Why might it be important to have mentors who share some of your myriad identities such as queer, JC, person of colour?
ERICA I don’t think it is necessary to share overlapping identities with a mentor, but there is no doubt that this has enriched and affirmed my learning with Hiromi. It feels like we have a kinship in a way—she is the writing auntie I never knew I needed in my life! Culturally, our relationship is interesting because I am yonsei (fourth-generation Japanese Canadian) and Hiromi is a first-generation immigrant from Japan.
As a yonsei, I grew up deeply immersed in Western culture and without a lot of reference points to Japan, which may be relatable for other yonsei and gosei raised in Canada. Through our mentorship, Hiromi has introduced me to elements of Japanese literature that I would likely not otherwise learn about. For example, she has encouraged me to write zuihitsu, which is a classical Japanese genre I wasn’t previously familiar with. She has also lent me a number of books by Japanese authors and graphic novelists, which have offered me insight into historical and contemporary Japanese writing.
I feel more comfortable sharing my rough work and thoughts openly with Hiromi than I would with other writers who don’t understand my perspectives. I appreciate our mutual understanding because Hiromi doesn’t get hung up on the content of my writing—it isn’t interrogated or questioned. This means the two of us can focus on digging into the writing craft and improving my work as an artist, which is how it should be. Overall, our mentorship seems quite rare because the Canadian Literature industry still lacks a lot of diversity.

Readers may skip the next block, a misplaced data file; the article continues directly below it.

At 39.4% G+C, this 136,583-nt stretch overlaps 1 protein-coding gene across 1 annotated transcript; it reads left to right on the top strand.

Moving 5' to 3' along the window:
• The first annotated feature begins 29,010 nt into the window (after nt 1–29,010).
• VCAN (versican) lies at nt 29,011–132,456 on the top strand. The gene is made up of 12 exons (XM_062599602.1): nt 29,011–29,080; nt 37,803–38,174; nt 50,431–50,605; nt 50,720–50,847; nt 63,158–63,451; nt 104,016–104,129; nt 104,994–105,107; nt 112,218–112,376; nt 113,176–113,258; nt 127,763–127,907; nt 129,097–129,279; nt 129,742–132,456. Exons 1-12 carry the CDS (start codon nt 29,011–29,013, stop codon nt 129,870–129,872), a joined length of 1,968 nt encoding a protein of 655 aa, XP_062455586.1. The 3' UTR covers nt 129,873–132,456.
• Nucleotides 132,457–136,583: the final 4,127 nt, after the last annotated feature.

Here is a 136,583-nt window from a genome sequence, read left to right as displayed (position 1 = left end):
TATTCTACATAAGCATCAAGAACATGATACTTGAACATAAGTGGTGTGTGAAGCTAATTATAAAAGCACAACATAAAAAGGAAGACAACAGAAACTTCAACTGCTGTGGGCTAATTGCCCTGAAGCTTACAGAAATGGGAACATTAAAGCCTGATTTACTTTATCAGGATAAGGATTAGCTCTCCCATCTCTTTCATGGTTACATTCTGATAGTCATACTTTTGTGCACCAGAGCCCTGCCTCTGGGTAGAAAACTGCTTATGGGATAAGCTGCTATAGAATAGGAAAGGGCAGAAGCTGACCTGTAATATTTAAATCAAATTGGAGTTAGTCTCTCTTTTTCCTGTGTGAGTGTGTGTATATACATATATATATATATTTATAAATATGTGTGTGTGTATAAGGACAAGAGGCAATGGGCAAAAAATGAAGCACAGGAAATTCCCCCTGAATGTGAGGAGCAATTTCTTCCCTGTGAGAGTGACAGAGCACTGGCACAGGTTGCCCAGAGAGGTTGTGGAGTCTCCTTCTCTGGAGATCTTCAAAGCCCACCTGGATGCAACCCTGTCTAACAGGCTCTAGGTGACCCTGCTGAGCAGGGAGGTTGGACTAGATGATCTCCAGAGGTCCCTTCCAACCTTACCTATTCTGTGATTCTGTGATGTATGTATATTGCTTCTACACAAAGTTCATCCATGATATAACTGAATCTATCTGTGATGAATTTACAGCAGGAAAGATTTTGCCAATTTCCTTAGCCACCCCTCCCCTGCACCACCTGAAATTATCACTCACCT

How does the mentor/mentee relationship add depth to your work and open spaces for you to learn more about yourself and others?
ERICA The intergenerational aspect to our working relationship is something I really cherish. I am very new to the literary scene, but Hiromi has been publishing her work since the early 90s, when I was still an actual baby! There are a lot of firsts for me in this process of writing and establishing a literary career. For example, over the past couple months, I’ve begun to write my longest piece of creative non-fiction yet (currently hovering around 6,000 words) and I’ve been baffled that this is something I am able to do. I’m like… I don’t know where these words are coming from! But then I sit down to work and the lines keep coming—it’s a huge expansion from what I’ve written in the past. This inspired me to think that I might be able to complete a manuscript one day. I’m learning so much about my process right now and Hiromi is there to witness, support, and encourage me to keep growing and budding. As well, she can see patterns in my work that I am still discerning. Hiromi is there to push me when I don’t know what to do next.